There are ramifications for the justice system. I firmly believe that if we grasped that nobody, including criminals, has a “choice” in whether or not to do something, like mugging someone, we would structure the justice system differently, concentrating less on retribution and more on keeping baddies out of society, trying to reform them, and using punishment as a deterrent to improve society.
Jerry Coyne thinks that criminals don’t have a “choice.” (What are those quotation marks doing there?)
I want to add a comment about the rest of his statement, because it is politically (and even theologically) important. Coyne is quite right that we should acknowledge that there are systematic causes of crime, that we should address them. There are many factors that not only correlate with but really do contribute causally to crime. Poverty, lack of opportunity, lack of family stability, lack of a place within a society (and sometimes merely the perception of these things in a noxious subculture) objectively make a person more likely to commit crime. It is important to acknowledge these things, so that we can respond to crime with prevention and also redemption, and also so the rest of us can be grateful for our own “privileges.”
Denying Common Sense
But why should this lead to a denial of free will? Why should the existence of one prior kind of causation exclude the existence of another later kind of causation? Who said there is a unit sum of blame to be assigned, and that you can get away with murder just because someone else is also to blame? Even if the influence of poverty (for example) was so strong that statistically, every poor person became a mugger, it is still true that no one will actually commit a mugging unless they choose to. No matter what evil influences there may be on a person, the moment he chooses to do evil (Oops did I say “he”? How sexist!), a line has been crossed. Each person who understands what he is doing, is responsible for it. Punishment is not merely a deterrent: It is just. To deny this is not only to deny the reality and dignity of human agents, it is to deny common sense itself.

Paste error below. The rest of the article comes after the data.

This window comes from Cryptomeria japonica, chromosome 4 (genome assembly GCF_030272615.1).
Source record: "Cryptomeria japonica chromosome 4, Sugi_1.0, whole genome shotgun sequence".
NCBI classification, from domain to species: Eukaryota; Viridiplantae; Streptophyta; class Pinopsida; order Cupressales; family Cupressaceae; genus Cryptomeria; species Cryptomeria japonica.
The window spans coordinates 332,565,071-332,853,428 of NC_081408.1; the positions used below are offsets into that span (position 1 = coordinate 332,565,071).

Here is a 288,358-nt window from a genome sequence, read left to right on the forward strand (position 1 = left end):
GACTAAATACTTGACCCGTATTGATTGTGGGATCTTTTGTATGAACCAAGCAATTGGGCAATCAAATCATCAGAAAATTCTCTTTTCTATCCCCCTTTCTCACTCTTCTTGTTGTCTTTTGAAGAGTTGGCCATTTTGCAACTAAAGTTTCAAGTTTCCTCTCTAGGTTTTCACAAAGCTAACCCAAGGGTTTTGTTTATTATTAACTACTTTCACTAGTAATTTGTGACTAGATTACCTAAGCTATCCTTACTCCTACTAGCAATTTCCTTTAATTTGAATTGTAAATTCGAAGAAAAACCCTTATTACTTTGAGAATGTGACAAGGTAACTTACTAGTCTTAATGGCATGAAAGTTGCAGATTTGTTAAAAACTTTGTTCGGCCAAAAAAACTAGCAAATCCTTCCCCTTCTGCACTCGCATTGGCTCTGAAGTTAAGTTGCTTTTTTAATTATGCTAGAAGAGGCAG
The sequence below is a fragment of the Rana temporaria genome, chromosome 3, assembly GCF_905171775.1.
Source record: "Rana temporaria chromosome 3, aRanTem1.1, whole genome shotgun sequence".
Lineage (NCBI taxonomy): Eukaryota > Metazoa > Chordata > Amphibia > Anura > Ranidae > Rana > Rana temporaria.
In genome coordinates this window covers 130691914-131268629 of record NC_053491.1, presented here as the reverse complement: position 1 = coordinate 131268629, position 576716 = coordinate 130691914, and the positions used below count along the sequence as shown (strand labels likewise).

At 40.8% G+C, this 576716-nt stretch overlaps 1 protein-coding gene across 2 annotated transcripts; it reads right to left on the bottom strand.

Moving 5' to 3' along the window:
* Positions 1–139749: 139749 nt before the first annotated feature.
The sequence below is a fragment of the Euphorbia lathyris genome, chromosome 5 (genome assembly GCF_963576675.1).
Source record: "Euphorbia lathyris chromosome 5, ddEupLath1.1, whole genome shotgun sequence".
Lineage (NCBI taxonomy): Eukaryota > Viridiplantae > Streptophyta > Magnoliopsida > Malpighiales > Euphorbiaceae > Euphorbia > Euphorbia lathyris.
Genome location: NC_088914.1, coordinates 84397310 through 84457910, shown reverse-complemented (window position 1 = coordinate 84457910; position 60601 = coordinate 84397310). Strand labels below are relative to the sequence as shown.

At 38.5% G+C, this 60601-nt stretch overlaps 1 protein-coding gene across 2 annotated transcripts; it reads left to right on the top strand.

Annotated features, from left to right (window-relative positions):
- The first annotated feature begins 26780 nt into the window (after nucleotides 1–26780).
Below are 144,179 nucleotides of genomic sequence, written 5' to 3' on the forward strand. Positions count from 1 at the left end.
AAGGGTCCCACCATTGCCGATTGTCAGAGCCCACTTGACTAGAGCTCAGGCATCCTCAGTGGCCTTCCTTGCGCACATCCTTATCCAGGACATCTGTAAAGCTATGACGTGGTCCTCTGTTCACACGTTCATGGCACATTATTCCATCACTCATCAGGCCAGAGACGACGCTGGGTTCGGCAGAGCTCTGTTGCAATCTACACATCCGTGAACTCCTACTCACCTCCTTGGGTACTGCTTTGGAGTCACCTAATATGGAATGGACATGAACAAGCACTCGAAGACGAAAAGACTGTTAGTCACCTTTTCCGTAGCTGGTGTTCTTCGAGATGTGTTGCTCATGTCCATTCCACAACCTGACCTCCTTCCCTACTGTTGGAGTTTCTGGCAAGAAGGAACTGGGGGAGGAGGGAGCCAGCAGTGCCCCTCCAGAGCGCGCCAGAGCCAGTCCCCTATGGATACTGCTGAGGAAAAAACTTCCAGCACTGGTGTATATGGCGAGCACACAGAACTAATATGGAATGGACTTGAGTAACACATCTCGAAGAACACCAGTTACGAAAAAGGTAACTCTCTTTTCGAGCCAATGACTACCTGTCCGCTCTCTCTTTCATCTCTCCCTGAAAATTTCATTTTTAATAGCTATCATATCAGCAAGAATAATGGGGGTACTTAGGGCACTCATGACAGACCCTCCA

This leaves me wondering why people like Jerry Coyne make these arguments. Is he trying to evade responsibility for something? Does he have a guilty conscience? Does he want to convince himself that the feeling of badness is an unfortunate biological or cultural leftover, and not the voice of reason itself?
Or is he confused about what free will is at a philosophical level? Let me own up: I am a determinist like him, but that does not mean I have to deny the self-evident fact of free will: I know (truly) that I make free choices all the time. I know that if I don’t make them, they will not be made, and I know that I am responsible for them. If determinism is also true, that does not mean that free will is false. It could be simply that there is a problem with the philosophical abstraction called “libertarian free will” (which seems to assert indeterminism as a fundamentalist tenet). I won’t even attempt to explain here what the problem might be, but I will say that I call myself a compatibilist, as do most of the mainstream academy, many ID proponents, and many religious people.
So Jerry, what is this uneducated silliness about denying choice and moral responsibility? Do you think we are all monkeys or something?